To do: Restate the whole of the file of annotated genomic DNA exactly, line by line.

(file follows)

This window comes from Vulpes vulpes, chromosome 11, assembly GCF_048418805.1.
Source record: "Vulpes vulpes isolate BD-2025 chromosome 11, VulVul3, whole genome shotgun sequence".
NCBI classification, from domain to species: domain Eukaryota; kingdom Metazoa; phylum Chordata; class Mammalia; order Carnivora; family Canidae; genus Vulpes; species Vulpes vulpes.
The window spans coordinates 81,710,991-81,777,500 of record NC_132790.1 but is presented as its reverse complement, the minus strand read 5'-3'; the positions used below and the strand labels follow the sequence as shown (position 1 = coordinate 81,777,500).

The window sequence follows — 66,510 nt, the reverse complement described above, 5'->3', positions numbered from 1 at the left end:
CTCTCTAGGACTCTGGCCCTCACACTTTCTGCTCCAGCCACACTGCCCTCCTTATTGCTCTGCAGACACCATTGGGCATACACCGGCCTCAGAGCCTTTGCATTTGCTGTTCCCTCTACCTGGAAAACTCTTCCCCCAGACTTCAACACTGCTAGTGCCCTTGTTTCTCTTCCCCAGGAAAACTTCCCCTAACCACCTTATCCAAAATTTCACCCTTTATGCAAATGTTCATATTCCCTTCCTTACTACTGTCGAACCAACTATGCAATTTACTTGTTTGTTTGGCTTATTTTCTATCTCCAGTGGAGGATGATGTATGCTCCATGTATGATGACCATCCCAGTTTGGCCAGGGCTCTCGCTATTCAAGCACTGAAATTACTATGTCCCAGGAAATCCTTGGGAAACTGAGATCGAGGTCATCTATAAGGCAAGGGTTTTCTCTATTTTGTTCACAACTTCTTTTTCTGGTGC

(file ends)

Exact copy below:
This window comes from Vulpes vulpes, chromosome 11, assembly GCF_048418805.1.
Source record: "Vulpes vulpes isolate BD-2025 chromosome 11, VulVul3, whole genome shotgun sequence".
NCBI classification, from domain to species: domain Eukaryota; kingdom Metazoa; phylum Chordata; class Mammalia; order Carnivora; family Canidae; genus Vulpes; species Vulpes vulpes.
The window spans coordinates 81,710,991-81,777,500 of record NC_132790.1 but is presented as its reverse complement, the minus strand read 5'-3'; the positions used below and the strand labels follow the sequence as shown (position 1 = coordinate 81,777,500).

The window sequence follows — 66,510 nt, the reverse complement described above, 5'->3', positions numbered from 1 at the left end:
CTCTCTAGGACTCTGGCCCTCACACTTTCTGCTCCAGCCACACTGCCCTCCTTATTGCTCTGCAGACACCATTGGGCATACACCGGCCTCAGAGCCTTTGCATTTGCTGTTCCCTCTACCTGGAAAACTCTTCCCCCAGACTTCAACACTGCTAGTGCCCTTGTTTCTCTTCCCCAGGAAAACTTCCCCTAACCACCTTATCCAAAATTTCACCCTTTATGCAAATGTTCATATTCCCTTCCTTACTACTGTCGAACCAACTATGCAATTTACTTGTTTGTTTGGCTTATTTTCTATCTCCAGTGGAGGATGATGTATGCTCCATGTATGATGACCATCCCAGTTTGGCCAGGGCTCTCGCTATTCAAGCACTGAAATTACTATGTCCCAGGAAATCCTTGGGAAACTGAGATCGAGGTCATCTATAAGGCAAGGGTTTTCTCTATTTTGTTCACAACTTCTTTTTCTGGTGC